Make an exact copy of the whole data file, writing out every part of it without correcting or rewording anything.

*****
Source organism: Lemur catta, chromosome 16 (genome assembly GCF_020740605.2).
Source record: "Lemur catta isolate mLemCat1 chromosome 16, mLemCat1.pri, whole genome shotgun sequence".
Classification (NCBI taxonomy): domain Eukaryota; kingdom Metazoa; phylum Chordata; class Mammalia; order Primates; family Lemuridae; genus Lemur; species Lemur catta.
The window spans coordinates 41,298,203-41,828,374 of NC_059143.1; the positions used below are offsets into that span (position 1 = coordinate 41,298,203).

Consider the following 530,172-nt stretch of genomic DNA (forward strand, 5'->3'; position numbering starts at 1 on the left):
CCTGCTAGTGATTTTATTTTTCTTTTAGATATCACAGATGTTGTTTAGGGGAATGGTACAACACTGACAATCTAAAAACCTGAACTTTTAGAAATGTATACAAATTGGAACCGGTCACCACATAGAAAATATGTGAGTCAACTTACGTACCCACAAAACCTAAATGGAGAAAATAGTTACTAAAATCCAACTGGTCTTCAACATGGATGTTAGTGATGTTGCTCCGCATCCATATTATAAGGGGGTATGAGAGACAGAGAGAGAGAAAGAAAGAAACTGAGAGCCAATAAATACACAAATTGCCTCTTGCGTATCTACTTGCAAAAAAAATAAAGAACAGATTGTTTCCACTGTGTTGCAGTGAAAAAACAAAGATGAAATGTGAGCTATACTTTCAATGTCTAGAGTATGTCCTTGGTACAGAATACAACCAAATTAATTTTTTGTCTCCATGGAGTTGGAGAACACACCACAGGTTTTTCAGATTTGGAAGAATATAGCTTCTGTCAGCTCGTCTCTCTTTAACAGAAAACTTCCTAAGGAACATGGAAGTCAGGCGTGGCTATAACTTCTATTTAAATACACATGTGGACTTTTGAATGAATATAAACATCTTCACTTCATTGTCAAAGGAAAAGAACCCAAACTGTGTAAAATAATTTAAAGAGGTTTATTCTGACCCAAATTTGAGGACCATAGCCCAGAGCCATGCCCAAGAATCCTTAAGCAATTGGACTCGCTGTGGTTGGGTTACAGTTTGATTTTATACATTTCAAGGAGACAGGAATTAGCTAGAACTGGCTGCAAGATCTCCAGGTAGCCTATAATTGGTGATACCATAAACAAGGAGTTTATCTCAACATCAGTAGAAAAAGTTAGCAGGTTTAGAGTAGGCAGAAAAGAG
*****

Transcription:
Source organism: Lemur catta, chromosome 16 (genome assembly GCF_020740605.2).
Source record: "Lemur catta isolate mLemCat1 chromosome 16, mLemCat1.pri, whole genome shotgun sequence".
Classification (NCBI taxonomy): domain Eukaryota; kingdom Metazoa; phylum Chordata; class Mammalia; order Primates; family Lemuridae; genus Lemur; species Lemur catta.
The window spans coordinates 41,298,203-41,828,374 of NC_059143.1; the positions used below are offsets into that span (position 1 = coordinate 41,298,203).

Consider the following 530,172-nt stretch of genomic DNA (forward strand, 5'->3'; position numbering starts at 1 on the left):
CCTGCTAGTGATTTTATTTTTCTTTTAGATATCACAGATGTTGTTTAGGGGAATGGTACAACACTGACAATCTAAAAACCTGAACTTTTAGAAATGTATACAAATTGGAACCGGTCACCACATAGAAAATATGTGAGTCAACTTACGTACCCACAAAACCTAAATGGAGAAAATAGTTACTAAAATCCAACTGGTCTTCAACATGGATGTTAGTGATGTTGCTCCGCATCCATATTATAAGGGGGTATGAGAGACAGAGAGAGAGAAAGAAAGAAACTGAGAGCCAATAAATACACAAATTGCCTCTTGCGTATCTACTTGCAAAAAAAATAAAGAACAGATTGTTTCCACTGTGTTGCAGTGAAAAAACAAAGATGAAATGTGAGCTATACTTTCAATGTCTAGAGTATGTCCTTGGTACAGAATACAACCAAATTAATTTTTTGTCTCCATGGAGTTGGAGAACACACCACAGGTTTTTCAGATTTGGAAGAATATAGCTTCTGTCAGCTCGTCTCTCTTTAACAGAAAACTTCCTAAGGAACATGGAAGTCAGGCGTGGCTATAACTTCTATTTAAATACACATGTGGACTTTTGAATGAATATAAACATCTTCACTTCATTGTCAAAGGAAAAGAACCCAAACTGTGTAAAATAATTTAAAGAGGTTTATTCTGACCCAAATTTGAGGACCATAGCCCAGAGCCATGCCCAAGAATCCTTAAGCAATTGGACTCGCTGTGGTTGGGTTACAGTTTGATTTTATACATTTCAAGGAGACAGGAATTAGCTAGAACTGGCTGCAAGATCTCCAGGTAGCCTATAATTGGTGATACCATAAACAAGGAGTTTATCTCAACATCAGTAGAAAAAGTTAGCAGGTTTAGAGTAGGCAGAAAAGAG